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Question: I have been told that my vitamin D levels are too low. What foods have vitamin D in them, and how much should I be eating of these foods to improve my vitamin D levels?
Answer: For individuals making a conscious effort to get their fill of the “sunshine vitamin,” vitamin D can seem like an elusive nutrient. Normally 80 percent of our needs are met when sunlight converts cholesterol in the skin; however, we cannot rely on this source alone to provide the prescribed daily dose of 600 IU for healthy adults. (Infants less than 12 months old require 400; adults over 70 require 800).
Vitamin D is commonly recognized for preserving bone health by enhancing calcium absorption, enabling bone mineralization, and promoting bone growth to prevent conditions such as rickets, osteomalacia, and osteporosis. But the benefits are now suggested to extend far beyond the skeletal system. Vitamin D has also been shown to regulate cell growth and immune function, reduce inflammation, and potentially prevent autism, heart disease, multiple sclerosis, obesity, and osteoarthritis.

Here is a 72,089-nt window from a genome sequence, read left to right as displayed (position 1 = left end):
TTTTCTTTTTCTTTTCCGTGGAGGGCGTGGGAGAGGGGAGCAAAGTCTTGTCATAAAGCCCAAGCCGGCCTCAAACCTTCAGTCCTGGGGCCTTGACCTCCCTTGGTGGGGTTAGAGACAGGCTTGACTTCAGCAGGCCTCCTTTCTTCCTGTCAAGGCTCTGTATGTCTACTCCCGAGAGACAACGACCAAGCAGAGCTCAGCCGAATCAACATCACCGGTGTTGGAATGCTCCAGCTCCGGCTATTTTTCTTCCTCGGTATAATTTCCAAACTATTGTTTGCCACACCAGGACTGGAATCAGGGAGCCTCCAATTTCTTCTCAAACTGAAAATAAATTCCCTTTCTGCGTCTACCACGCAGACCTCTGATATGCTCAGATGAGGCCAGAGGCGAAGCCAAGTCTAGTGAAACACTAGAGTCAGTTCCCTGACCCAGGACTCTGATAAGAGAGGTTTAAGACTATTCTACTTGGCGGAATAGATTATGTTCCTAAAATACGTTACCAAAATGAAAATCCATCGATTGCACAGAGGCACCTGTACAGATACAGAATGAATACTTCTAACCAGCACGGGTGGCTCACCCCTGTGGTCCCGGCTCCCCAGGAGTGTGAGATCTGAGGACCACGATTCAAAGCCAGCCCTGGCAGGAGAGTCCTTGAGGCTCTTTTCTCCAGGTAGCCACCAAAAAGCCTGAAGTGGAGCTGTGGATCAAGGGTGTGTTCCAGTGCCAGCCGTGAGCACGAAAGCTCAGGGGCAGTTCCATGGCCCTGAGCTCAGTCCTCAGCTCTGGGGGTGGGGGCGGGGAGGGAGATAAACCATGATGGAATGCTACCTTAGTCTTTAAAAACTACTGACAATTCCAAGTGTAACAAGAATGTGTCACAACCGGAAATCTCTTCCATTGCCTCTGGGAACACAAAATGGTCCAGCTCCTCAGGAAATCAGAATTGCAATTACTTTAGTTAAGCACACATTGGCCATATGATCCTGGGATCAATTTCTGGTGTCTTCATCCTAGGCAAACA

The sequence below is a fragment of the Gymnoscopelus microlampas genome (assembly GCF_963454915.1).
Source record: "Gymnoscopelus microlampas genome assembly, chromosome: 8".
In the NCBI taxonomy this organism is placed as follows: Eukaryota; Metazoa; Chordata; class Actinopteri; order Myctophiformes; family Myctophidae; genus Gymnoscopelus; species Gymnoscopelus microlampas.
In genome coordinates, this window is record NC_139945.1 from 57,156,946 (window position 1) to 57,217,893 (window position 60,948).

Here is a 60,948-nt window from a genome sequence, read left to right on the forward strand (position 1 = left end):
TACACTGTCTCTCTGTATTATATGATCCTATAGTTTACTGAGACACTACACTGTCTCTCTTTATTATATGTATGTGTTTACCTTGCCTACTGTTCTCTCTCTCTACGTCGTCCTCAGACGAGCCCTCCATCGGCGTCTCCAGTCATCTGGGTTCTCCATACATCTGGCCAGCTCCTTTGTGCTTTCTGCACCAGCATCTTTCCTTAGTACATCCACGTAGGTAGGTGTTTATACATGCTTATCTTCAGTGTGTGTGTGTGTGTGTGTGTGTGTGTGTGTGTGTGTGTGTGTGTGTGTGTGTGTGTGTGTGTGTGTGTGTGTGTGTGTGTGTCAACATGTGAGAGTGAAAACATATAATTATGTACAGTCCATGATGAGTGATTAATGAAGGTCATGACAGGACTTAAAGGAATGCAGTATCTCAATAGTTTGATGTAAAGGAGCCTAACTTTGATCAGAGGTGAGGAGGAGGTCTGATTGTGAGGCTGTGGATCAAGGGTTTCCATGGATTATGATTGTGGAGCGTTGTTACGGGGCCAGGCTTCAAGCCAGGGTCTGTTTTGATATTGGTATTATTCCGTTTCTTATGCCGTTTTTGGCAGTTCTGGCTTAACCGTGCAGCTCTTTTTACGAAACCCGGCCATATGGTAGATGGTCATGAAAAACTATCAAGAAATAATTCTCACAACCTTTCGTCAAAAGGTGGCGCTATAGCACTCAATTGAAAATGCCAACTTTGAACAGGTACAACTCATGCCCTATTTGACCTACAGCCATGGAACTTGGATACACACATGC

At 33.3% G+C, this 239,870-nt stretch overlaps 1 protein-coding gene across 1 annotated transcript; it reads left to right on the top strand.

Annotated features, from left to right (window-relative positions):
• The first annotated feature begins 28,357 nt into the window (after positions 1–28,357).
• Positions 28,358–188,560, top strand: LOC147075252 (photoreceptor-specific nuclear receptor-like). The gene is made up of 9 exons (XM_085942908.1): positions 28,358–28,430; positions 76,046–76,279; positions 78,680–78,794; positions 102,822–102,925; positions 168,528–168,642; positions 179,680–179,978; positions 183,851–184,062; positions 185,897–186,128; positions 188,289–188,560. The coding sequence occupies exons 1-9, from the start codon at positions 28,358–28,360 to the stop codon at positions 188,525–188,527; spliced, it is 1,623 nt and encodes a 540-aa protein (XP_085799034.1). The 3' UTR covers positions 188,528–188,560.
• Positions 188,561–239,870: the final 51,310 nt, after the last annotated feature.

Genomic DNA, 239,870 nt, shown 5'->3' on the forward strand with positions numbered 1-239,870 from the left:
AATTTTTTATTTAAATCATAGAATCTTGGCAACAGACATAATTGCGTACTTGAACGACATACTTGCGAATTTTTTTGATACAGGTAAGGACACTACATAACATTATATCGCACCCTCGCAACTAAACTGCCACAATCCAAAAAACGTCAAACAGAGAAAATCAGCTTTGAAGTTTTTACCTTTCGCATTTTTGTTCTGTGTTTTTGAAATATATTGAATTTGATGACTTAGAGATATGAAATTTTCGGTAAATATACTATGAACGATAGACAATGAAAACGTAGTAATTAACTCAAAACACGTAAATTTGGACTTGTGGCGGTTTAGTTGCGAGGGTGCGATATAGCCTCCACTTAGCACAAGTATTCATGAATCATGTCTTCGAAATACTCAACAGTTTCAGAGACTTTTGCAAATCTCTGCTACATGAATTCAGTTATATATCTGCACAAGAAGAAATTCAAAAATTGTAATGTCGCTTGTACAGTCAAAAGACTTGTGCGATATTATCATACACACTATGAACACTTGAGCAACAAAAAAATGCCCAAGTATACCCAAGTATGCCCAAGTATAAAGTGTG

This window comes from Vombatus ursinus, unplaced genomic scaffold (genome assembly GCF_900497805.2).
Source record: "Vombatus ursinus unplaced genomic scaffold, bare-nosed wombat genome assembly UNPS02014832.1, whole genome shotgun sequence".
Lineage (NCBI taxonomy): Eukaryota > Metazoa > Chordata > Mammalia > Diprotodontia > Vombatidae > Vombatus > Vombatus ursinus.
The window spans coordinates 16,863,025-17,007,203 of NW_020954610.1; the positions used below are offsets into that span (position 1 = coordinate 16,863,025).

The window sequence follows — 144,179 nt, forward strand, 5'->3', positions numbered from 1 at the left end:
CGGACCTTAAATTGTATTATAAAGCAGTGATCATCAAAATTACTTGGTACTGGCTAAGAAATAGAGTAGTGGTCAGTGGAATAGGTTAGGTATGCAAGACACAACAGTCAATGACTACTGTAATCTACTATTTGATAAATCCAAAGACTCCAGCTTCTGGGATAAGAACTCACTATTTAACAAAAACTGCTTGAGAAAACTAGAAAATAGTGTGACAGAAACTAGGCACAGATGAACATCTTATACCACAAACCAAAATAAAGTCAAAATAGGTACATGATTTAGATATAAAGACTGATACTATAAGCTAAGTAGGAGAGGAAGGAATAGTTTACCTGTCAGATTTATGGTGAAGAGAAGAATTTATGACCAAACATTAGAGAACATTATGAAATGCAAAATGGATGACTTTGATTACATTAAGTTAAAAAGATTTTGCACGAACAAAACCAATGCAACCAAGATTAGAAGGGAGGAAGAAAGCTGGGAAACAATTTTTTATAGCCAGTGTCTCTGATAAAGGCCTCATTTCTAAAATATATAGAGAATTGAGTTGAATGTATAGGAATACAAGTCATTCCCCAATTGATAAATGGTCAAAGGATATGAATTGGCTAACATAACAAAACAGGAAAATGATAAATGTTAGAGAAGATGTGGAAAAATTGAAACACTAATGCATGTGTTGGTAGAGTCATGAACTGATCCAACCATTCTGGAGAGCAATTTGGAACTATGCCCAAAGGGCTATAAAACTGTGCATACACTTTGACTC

One of the greatest challenges in meeting daily requirements is the obscurity of foods containing sizeable amounts of vitamin D. The richest natural sources of D3 are the flesh and oils of fatty fish, such as herring, mackerel, salmon, sardines, and tuna. Beef liver, cheese, and egg yolks also contain small amounts. However, the majority of vitamin D in the American diet is derived from foods fortified with D2. Nearly all milk in the U.S. has vitamin D added, as do many margarines, orange juices, breads, yogurts, and ready-to-eat breakfast cereals. Fortification of infant formula is mandatory.
Consuming the recommended daily allowance of nutrients has healthy benefits and prevents reaching toxic levels of intake, which is highly unlikely through either food or sun exposure. Toxicity usually requires ingesting large amounts of dietary supplements.
Answer provided by Jamie Johnson, RD, LD, No Nonsense Nutrition, LLC, Member of Kansas City Dietetic Association.
The Kansas City Dietetic Association is an organization of Registered Dietitians and Dietetic Technicians with expertise and interest in improving the health of Kansas City. The organization is made up of The Nutrition Experts and are the source of the latest and factual food and nutrition information.
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